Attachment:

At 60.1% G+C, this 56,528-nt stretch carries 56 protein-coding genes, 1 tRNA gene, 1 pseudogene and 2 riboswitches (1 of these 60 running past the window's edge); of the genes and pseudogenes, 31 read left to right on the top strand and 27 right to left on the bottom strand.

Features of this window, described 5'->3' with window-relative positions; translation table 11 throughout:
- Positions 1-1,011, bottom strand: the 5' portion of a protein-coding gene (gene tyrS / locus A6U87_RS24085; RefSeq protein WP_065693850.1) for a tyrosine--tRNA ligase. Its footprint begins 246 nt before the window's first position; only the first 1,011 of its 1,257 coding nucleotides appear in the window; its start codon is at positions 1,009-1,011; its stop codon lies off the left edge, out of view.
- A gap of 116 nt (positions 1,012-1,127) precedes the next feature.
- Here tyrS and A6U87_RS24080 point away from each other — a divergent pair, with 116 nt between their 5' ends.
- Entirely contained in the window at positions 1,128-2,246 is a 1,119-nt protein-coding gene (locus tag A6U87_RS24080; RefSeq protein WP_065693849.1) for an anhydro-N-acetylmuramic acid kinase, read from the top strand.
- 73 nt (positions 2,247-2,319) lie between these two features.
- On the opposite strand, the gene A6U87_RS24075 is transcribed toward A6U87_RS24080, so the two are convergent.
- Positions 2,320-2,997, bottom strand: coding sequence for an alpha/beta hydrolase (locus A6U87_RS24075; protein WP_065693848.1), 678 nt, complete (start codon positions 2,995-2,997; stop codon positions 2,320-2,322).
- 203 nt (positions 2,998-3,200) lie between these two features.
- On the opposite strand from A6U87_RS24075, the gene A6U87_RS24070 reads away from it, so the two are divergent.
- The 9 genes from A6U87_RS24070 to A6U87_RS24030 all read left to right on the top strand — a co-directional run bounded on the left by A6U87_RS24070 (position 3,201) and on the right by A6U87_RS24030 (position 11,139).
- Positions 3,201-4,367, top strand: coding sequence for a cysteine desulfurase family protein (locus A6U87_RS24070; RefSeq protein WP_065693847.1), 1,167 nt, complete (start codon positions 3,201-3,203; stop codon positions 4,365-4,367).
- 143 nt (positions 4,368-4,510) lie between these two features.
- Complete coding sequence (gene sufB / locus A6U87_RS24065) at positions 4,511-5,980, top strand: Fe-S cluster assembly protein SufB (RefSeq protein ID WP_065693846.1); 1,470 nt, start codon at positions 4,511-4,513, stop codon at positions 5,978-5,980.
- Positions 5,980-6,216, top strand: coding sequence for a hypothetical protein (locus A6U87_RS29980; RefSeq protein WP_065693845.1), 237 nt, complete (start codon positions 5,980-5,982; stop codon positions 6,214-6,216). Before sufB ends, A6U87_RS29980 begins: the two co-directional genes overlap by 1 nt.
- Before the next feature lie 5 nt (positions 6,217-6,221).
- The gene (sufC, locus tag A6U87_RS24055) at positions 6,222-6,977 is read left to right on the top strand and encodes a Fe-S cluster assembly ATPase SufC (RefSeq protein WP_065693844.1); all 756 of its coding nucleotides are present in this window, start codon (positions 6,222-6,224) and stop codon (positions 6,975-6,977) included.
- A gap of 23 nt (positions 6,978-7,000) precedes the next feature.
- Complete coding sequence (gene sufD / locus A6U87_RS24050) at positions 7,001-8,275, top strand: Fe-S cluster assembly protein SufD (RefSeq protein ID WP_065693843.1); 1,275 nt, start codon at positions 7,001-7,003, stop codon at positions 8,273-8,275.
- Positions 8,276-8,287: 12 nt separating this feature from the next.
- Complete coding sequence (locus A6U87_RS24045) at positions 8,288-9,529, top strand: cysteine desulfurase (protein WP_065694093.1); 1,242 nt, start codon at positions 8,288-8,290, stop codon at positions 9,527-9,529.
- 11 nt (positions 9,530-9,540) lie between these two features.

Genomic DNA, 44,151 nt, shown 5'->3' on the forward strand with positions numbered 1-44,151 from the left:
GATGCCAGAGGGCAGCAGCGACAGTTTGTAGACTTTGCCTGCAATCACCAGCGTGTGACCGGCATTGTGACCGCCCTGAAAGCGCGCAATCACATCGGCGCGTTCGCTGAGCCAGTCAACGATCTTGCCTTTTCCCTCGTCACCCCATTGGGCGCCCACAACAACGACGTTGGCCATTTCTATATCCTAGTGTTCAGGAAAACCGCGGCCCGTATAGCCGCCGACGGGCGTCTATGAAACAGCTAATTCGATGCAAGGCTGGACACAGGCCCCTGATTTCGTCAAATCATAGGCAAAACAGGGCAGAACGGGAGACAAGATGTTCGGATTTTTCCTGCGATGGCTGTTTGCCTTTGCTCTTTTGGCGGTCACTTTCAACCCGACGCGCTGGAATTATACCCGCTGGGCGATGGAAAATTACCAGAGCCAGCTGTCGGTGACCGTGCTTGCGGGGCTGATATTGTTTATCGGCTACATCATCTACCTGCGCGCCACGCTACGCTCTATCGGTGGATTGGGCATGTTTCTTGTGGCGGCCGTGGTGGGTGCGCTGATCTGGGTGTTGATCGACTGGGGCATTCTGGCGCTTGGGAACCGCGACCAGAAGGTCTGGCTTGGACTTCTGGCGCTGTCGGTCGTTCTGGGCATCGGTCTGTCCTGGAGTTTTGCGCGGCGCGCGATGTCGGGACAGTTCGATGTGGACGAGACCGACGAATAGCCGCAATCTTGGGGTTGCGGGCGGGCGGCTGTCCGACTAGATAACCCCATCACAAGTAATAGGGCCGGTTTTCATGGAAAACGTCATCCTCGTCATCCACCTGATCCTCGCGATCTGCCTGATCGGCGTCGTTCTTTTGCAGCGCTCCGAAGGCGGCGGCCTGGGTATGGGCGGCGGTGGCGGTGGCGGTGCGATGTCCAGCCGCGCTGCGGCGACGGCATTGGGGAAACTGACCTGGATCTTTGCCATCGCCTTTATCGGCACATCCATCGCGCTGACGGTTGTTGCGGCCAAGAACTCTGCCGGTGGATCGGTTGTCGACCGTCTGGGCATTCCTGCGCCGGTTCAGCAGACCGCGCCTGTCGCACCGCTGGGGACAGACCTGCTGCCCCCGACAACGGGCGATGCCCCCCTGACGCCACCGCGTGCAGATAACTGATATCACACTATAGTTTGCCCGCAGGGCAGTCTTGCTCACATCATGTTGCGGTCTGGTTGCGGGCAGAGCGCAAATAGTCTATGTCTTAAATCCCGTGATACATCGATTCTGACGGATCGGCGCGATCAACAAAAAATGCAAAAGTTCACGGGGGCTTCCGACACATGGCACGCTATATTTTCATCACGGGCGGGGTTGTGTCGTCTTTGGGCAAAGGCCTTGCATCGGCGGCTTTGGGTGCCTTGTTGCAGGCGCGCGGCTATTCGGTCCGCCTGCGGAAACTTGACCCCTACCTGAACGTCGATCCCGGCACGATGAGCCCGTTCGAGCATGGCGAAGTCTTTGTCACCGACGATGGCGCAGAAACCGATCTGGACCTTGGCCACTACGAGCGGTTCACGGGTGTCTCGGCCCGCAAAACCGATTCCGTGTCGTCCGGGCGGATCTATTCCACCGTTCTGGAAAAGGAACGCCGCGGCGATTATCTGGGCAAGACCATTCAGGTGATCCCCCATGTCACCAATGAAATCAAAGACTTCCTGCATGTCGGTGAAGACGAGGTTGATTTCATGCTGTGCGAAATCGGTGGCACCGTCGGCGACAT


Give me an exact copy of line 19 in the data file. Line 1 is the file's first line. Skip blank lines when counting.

- A gap of 23 nt (positions 6,978-7,000) precedes the next feature.